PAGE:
“My peer at work tries to help. But whenever he gets involved in my assignment details, it makes things worse. He is caring and means well. It disturbs me to say that I wish he would stop bothering me, and just go away.”
“My brother is a devoted family-man. But his jokes are often in poor taste, and always at someone else’s expense. My relatives pretend to laugh along, knowing that that this is his innocent way of livening things up. But he grates on me so much, that I’m the first to leave. This is sad, because I look forward to visiting with everyone else.”
“When I was growing up, my grandmother looked after me. After school, it was always reassuring to see her. She was always so peppy and helpful. Ten years later, all that is left is this nursing home resident with nothing to talk about. So, when I try to talk about my life, she interrupts after a minute and starts complaining about her bunions. When I say I’m not the person to help her, she will cry about no one caring about her. I told my parents there is no point in visiting if I no longer enjoy her company, and she no longer enjoys mine. They said I’m an ingrate, and should be ashamed of myself.”
It can be confusing when we find ourselves avoiding the company of someone highly regarded. Before being honest with others, it is safer to start by being honest with ourselves.
In the above examples, underlying emotions are anger and guilt. This was also featured in the movie “I Never Sang for My Father” (1970). It examined the relationship between a middle-aged man (Gene Hackman) and his declining father (Melvyn Douglas). Decent individuals can still possess unappealing traits. And for some of us, the severity of those traits may cancel out their virtues. The father was an immigrant success story who enhanced quality of life in his community. But during his more obnoxious moments, this was easy to forget. As the son poignantly observed: “I hate him, and I hate myself for hating him.” Credit the son for being honest as well.
Neurotic guilt are unpleasant thoughts/emotions about our overall character (“My bad feelings must mean I’m a bad person.”). They can consume, or even paralyze us.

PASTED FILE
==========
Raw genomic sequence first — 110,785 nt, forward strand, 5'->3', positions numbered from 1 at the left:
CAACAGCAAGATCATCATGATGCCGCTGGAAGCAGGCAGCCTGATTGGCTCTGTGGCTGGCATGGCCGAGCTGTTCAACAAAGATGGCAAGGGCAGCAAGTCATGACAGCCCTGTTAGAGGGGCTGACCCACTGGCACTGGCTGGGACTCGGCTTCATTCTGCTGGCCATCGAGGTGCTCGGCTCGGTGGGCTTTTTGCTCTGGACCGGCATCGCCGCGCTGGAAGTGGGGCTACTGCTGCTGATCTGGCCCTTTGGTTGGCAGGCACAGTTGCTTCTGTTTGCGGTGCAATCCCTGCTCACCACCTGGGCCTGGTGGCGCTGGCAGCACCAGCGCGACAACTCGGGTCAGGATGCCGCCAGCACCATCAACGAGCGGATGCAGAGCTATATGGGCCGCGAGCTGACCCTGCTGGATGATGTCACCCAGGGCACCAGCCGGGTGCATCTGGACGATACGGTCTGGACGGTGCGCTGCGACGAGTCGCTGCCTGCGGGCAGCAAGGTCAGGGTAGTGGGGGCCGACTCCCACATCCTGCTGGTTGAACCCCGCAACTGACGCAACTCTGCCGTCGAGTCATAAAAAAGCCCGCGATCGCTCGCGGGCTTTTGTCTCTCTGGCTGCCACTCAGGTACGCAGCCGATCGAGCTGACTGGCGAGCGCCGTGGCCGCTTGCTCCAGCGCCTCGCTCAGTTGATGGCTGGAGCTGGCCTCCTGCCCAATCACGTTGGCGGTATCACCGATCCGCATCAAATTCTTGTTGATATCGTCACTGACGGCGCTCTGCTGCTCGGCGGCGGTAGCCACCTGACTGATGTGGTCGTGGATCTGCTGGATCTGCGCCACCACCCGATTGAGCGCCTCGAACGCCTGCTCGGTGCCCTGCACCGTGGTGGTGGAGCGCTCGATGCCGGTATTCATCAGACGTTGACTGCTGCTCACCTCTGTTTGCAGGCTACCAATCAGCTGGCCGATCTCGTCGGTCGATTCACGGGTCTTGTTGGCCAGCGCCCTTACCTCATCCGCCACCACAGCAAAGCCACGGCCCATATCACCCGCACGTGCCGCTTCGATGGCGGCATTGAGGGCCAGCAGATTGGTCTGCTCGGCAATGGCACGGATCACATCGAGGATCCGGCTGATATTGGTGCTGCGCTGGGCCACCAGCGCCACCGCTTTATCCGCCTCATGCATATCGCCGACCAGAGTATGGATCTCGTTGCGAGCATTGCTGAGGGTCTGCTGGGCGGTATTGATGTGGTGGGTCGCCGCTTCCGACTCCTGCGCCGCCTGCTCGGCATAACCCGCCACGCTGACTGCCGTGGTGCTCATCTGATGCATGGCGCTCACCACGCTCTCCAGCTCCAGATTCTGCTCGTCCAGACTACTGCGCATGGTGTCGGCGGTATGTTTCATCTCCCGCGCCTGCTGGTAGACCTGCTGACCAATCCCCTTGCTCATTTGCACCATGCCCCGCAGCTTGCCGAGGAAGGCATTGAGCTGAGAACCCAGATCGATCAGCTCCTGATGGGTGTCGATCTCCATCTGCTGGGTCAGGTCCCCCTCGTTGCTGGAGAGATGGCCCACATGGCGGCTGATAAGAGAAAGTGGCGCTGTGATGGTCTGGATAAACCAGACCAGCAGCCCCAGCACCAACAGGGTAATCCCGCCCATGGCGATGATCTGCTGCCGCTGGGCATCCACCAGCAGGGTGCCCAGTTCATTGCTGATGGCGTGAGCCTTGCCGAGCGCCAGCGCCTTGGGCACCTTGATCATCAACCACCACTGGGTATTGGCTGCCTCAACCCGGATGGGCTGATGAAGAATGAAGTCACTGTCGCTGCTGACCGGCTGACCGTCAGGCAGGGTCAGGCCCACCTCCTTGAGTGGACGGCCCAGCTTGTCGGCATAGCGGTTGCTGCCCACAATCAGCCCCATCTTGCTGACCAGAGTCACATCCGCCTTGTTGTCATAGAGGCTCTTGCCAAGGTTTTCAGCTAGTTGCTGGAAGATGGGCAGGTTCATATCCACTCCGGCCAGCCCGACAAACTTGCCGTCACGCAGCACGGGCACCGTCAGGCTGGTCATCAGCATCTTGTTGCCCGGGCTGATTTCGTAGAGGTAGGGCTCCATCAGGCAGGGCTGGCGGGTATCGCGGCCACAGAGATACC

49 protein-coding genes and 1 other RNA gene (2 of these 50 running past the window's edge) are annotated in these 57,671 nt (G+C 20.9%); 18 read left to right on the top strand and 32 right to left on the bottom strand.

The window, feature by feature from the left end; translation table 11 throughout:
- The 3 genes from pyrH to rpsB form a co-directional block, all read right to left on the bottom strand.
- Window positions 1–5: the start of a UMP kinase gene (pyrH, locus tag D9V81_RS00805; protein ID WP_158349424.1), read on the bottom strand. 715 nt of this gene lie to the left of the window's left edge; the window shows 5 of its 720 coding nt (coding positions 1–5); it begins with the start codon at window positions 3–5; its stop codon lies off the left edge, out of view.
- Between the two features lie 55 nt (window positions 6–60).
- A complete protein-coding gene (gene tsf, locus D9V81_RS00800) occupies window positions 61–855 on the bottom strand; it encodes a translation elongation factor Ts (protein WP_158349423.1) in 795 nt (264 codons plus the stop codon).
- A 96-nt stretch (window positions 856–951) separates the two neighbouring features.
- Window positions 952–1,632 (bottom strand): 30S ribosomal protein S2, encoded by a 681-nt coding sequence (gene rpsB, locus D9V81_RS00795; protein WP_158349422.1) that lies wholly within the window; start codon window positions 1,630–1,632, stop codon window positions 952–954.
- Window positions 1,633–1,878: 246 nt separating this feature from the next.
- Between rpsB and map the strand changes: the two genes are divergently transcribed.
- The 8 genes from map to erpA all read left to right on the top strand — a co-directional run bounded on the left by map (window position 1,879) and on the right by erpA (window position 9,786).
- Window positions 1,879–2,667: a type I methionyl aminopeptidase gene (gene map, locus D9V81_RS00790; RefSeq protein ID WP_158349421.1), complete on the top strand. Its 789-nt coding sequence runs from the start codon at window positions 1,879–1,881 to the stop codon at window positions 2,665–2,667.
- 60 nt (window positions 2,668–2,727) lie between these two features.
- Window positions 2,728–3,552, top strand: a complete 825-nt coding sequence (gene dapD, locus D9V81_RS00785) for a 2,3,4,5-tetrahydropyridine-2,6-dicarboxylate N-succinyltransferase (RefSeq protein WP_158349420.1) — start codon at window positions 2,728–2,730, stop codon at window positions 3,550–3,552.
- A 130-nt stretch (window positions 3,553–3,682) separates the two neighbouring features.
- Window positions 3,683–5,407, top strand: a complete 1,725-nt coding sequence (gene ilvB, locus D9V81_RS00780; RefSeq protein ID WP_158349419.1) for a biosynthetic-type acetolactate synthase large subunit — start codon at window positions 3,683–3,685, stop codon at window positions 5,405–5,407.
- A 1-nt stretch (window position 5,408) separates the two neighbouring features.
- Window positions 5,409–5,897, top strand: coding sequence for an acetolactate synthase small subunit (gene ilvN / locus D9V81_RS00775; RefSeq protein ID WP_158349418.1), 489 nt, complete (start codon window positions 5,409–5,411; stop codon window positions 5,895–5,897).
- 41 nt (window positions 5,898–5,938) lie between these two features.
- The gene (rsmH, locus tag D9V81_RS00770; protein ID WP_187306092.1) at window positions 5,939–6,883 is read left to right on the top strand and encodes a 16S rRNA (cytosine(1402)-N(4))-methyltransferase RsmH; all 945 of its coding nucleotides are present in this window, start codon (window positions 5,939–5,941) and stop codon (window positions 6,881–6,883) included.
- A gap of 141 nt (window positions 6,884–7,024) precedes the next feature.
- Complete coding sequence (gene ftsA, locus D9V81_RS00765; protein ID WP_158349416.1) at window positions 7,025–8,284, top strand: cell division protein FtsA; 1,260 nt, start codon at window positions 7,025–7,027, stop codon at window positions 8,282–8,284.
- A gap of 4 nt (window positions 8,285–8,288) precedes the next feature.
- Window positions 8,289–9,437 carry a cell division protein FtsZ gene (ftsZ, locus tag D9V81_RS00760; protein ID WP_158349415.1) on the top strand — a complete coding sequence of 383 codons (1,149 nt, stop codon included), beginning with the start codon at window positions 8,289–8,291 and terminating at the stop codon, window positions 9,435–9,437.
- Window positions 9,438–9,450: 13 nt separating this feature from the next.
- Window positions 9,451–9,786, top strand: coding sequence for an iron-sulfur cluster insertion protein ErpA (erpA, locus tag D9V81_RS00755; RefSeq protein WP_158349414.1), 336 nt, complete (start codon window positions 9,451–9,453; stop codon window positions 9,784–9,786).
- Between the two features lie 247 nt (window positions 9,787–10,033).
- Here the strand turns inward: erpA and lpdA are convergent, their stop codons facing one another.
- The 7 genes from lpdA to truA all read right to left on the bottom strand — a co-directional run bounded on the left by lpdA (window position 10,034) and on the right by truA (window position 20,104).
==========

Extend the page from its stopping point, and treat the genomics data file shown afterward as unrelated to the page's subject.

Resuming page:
Healthy guilt can deter us from what we should avoid, while motivating us toward growth and maturity. All four are examples of this latter form of guilt. For instance, they all tried to avoid harming the source of their resentment. But resentment can only be suppressed so long. A means of safely releasing it can ease (un)healthy guilt for the one party, while preventing harsh criticism of the other.
So, after recognition, who can you trust with your inner conflict? Someone else at work? Another relative? It can be liberating to safely ask, “How do you put up with them?” More precious is when the response is one of awareness and understanding.
Now when that kind of response is not guaranteed, therapy can be of guidance. In the first example, the therapist might try to help the employee in learning to say, “No. Thank you.” without diminishing that coworker’s dignity. The therapist may also encourage this employee to elaborate on these pronounced negative emotions toward someone so seemingly “nice”.
In the second, there is a fair chance that another relative will be sympathetic. If not, the sister could examine with a therapist why she is determined to hide her true feelings from her brother. Would the family be affected by newly developed candor?
In that third, are there ways for this young adult to express gratitude toward her grandmother beyond these tense or tedious visits? Also, is the dread of these visits intensified by unease with the process of aging?
As for the film, the son’s sister was that precious confidante that helped him sustain his composure. Beyond that, I encourage you to rent the movie.
Learn more about the author of this post: Eric Lindquist, LCPC